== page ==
The city of Santos, where Latin America’s largest port is located, was chosen for its strategic economic importance to São Paulo State and Brazil and also because of the availability of the data necessary for COAST to calculate projections.

“There are many coastal towns in Brazil that don’t have data on sea level changes in time series like those available for Santos,” said Luci Hidalgo Nunes, a professor at UNICAMP and one of the researchers participating in the project.

Data integration

To produce forecasts for Santos, the COAST platform integrated data on sea level changes, temperature, storm frequency and other meteorological variables with high-resolution projections of local climate scenarios until 2100.

The data on sea level changes in Santos came from a tide gauge network in the region for the period 1945-90 and satellite altimetry for 1993-2013.

An analysis of the data showed that the sea level in Santos rose 3 millimeters per year, on average, in the period 1993-2013.

The sea level in the region rose 2.7 mm per year between 1993 and 2003 and 3.6 mm per year between 2003 and 2013.

“This sea level rise in the Santos region is close to the global average, according to satellite altimetry for all oceans,” said Joseph Harari, a professor at the University of São Paulo’s Oceanography Institute (IO-USP) and also one of the researchers on the project.

Future extreme events were modeled using INPE’s regional models and scenarios designed by the Intergovernmental Panel on Climate Change (IPCC). The researchers produced short-, medium- and long-term projections for the Santos region in this manner.

“This kind of information has never been produced before in Brazil. It’s the first time such projections have been obtained,” Nunes said.

The researchers also used COAST to calculate the economic damage that could be caused to northwestern and southeastern Santos by flooding due to higher tides.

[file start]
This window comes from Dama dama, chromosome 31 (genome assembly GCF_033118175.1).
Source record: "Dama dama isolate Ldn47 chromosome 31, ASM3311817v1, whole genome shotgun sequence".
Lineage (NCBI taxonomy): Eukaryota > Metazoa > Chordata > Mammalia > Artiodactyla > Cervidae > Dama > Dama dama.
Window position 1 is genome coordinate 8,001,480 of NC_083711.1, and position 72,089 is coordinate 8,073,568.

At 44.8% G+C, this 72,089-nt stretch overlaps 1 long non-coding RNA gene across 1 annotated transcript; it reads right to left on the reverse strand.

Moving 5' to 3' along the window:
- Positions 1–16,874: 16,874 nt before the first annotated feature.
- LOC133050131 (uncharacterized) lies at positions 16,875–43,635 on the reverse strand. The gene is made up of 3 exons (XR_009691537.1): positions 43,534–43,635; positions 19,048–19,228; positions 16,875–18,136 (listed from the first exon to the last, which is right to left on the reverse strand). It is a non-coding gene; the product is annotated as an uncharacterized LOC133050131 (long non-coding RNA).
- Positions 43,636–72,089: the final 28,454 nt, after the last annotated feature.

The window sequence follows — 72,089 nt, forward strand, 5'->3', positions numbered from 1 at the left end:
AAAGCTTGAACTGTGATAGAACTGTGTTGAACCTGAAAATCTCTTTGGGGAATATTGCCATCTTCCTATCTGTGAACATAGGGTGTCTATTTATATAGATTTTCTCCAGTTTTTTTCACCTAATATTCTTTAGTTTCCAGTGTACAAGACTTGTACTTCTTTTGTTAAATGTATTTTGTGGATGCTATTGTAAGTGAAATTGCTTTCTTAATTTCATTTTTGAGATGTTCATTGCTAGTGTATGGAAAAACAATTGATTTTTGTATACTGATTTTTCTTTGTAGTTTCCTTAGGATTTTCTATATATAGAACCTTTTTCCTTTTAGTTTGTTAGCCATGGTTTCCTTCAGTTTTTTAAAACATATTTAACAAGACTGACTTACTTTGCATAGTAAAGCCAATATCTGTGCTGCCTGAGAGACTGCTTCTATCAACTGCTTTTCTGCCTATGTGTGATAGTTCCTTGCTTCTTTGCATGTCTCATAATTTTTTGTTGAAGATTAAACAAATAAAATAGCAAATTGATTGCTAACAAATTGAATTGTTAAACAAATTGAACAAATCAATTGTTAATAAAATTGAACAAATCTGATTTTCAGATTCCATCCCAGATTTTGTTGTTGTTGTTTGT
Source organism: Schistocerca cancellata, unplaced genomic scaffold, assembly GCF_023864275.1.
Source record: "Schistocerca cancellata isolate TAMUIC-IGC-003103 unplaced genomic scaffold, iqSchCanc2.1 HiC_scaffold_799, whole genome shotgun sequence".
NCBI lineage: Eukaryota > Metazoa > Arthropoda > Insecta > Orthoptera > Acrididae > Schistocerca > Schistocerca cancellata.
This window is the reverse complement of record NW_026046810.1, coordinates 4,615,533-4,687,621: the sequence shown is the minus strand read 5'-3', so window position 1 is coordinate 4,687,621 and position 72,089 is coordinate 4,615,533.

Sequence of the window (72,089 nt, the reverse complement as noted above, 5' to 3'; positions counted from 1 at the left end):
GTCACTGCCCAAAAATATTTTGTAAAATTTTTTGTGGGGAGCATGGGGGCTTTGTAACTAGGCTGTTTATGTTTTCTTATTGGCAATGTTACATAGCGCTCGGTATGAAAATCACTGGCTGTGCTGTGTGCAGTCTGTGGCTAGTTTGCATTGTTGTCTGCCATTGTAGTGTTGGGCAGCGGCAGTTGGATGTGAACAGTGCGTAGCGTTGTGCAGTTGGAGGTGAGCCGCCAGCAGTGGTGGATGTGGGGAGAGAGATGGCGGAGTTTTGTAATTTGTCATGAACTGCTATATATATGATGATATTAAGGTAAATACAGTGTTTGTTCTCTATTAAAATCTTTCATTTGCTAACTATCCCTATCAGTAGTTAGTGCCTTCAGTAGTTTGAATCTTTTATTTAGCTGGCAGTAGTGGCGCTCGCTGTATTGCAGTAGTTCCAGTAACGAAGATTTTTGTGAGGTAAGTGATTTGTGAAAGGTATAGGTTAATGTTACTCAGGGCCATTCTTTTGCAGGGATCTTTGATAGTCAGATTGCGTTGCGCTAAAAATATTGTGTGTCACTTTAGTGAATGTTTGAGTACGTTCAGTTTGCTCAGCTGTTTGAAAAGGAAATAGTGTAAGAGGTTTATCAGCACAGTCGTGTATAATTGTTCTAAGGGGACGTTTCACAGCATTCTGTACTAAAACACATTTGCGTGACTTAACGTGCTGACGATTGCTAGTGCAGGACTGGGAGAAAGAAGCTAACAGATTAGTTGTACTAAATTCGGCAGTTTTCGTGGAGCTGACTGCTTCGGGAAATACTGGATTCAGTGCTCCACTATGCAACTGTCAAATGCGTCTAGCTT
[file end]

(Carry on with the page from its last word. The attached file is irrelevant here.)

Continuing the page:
Since a boulevard was built along the sea front in the 1940s, the southeastern area between Boqueirão and Ponta da Praia has suffered from beach erosion, exposing the shore to a growing risk of flooding.

The northwestern area is regularly flooded during spring or syzygy tides, high tides influenced by the extra gravitational pull due to alignment of the sun, moon and Earth. In southeastern Brazil, high tides are especially frequent during the summer, which is also the rainy season.

“The hydrometeorological processes, risks, land uses, geological and geomorphological responses and populations in these two areas are different, so the adaptive strategies must also be different,” said Célia Regina de Gouveia Souza, a researcher at the São Paulo State Geological Institute.

The data used to project economic losses in the two areas, such as structural damage to buildings due to rising sea levels, came from the municipal departments of finance, infrastructure and building, urban development, environment, and civil defense.

“Participation by local authorities is fundamental in a project like this,” Souza said. “The city government has been a key partner here. In exchange for supplying us with data and generally collaborating with us on the project, it will receive a very robust planning tool for coastal management.”